My husband came home from a morning out with our son and told me he’d been castigated at the park for putting our son on the “big kid” swings and swinging him “too high” according to a woman out walking her dog. Matt responded to the woman, saying, “If you’re looking for any of your beeswax, you aren’t going to find it here.” It wasn’t a diplomatic approach, but can you blame him? (And wow - I was a little surprised that my mild-mannered man made that particular comeback! Go Matt!) The woman proceeded to hang around the park watching my husband and son, presumably because she felt Brandon’s life was in mortal danger.
I remember when Matt told me he’d taught Brandon how to swing on the big kid swings. It was just a couple months ago and I was pretty skeptical about whether he was ready. Then I saw for myself that he was absolutely fine. That first time I got to see it, we were all three at the park together and a woman with a little girl who was at least 3 kept nervously laughing as she said to us (jokingly?) that she couldn’t watch - it was scaring her.
A few weeks later, I read this post by Amber, a mom I respect through her writing though I don’t know her in person. She mentioned taking her son, who’s several months younger than Brandon, for his first ride big kid swing. Even though I was comfortable with it already, it was like a reaffirmation to me that it was fine to let Brandon on the big kid swings!
I would never go up to someone and tell them that it’s about time that they put their child in the big kid swings, so what makes it okay for people to tell us that our child is too young? Isn’t that my decision to make? You know, because I actually know what my son is capable of doing? I know what his temperament is like - whether he will listen and follow instructions or not. Stranger walking her dog doesn’t even know his name.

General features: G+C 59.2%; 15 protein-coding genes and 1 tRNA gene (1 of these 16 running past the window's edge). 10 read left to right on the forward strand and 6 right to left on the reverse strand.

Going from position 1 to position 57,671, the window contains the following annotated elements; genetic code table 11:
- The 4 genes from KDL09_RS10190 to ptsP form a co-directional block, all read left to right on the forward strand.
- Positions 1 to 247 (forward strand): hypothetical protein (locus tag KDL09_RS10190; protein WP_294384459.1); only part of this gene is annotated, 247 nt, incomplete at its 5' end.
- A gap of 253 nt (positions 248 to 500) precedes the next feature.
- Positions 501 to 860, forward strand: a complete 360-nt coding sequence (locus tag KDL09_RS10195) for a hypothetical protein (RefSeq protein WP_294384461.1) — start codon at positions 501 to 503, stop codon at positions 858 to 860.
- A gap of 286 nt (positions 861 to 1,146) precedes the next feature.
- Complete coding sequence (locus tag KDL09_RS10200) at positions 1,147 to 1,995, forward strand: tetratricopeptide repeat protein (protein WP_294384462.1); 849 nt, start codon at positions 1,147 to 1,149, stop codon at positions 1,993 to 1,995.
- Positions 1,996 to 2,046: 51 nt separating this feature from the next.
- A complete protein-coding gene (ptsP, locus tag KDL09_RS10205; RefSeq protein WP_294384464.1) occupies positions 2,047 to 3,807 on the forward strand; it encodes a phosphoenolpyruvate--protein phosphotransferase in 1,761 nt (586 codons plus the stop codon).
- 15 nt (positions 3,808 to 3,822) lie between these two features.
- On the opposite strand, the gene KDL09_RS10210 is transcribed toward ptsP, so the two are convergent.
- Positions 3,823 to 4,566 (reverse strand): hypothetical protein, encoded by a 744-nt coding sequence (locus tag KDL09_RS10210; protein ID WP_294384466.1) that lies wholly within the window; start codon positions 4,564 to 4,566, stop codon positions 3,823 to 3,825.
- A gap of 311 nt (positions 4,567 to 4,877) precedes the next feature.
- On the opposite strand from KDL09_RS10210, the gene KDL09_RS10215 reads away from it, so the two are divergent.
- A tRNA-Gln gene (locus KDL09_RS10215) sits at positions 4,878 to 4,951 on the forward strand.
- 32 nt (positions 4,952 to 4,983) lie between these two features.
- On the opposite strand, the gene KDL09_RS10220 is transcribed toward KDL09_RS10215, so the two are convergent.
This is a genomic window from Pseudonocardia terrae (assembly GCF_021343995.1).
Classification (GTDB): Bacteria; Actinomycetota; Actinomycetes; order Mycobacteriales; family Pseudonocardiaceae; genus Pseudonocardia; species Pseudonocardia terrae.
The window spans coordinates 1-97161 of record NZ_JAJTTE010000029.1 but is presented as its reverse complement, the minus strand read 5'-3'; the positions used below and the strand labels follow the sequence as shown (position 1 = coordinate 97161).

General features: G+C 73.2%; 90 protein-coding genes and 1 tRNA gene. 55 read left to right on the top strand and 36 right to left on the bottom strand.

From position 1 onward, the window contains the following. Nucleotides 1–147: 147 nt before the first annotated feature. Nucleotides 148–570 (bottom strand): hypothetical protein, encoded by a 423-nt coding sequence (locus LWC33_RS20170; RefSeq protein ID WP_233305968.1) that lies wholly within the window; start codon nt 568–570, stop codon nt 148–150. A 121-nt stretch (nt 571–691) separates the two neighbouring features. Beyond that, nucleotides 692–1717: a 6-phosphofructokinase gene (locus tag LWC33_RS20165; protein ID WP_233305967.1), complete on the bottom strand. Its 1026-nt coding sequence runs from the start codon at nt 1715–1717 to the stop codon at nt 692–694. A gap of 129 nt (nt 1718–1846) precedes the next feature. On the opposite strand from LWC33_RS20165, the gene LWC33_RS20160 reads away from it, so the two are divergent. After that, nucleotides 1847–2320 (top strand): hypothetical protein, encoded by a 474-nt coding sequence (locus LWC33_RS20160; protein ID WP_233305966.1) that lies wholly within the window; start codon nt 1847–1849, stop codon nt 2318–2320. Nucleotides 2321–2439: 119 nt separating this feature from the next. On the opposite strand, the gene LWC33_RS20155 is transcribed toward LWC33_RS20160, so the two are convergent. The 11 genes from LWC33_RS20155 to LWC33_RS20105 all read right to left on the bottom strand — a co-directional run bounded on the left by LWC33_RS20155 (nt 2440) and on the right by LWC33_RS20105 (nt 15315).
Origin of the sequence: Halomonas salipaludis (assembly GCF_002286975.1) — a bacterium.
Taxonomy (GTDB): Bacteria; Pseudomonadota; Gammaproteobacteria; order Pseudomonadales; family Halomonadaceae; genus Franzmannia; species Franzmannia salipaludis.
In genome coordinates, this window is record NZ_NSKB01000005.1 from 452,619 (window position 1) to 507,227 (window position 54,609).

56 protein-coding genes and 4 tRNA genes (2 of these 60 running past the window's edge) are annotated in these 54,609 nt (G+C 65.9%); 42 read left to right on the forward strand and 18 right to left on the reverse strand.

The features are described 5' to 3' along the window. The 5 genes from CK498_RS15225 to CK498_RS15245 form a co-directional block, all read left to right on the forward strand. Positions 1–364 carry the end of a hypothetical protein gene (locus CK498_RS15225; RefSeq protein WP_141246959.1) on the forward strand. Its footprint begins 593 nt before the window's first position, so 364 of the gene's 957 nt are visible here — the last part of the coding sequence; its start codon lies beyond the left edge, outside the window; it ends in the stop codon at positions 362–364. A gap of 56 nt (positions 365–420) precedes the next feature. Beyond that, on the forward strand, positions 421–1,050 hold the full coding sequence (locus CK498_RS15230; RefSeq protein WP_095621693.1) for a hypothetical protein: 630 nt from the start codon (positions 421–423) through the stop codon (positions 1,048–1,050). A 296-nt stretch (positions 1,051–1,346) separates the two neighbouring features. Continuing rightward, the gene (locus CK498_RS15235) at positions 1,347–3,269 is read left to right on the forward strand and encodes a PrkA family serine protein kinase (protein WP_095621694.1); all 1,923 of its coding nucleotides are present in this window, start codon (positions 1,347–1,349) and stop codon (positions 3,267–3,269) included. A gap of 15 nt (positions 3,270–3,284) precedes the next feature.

The thing about parenting children is that it is not, and never will be, one size fits all. Why? Because every single child is different and the parents parenting them are different. We have different ideas and beliefs that influence us and then our children’s personalities and behaviors influence our decisions as well. There are an infinite number of variables to consider when it comes to decisions about parenting.
Don’t get me wrong - I don’t mind getting advice about difficulties we’ve faced with Brandon. I’ve received some invaluable suggestions and some that just weren’t practical for us to try. If I was at a get-together with friends, I wouldn’t mind if one of my friends stopped Brandon from doing something wrong or put him in a time out. I would (provided they were okay with it) do the same thing with their children. That’s the kind of “village parenting” mentality that I think benefits children and creates a respect for all adults as authority figures.
We make decisions on a daily basis about Brandon’s safety, from whether we have enough time to stop when a light turns yellow to letting him play on playground equipment that is designated for children who are older. Brandon has fallen out of the big kid swing before - not while he was swinging, but when I was putting him in. Other than doing a face plant in the sand, he was completely fine. The point of all of this is that the decisions we make are ours to make and we own the consequences.
In terms of parenting, I feel like we live in a screwed up world. This stranger felt fine with telling Matt, a cautious, loving, attentive father that he was doing something wrong that could endanger his son - that couldn’t be further from the truth. Her concern for Brandon’s safety is admirable, but her implementation was misguided to say the least.
When someone coined that phrase “it takes a village to raise a child” I don’t think the intent was for busybodies to tell parents what to do or not do. Those types are truly unwelcome in my village.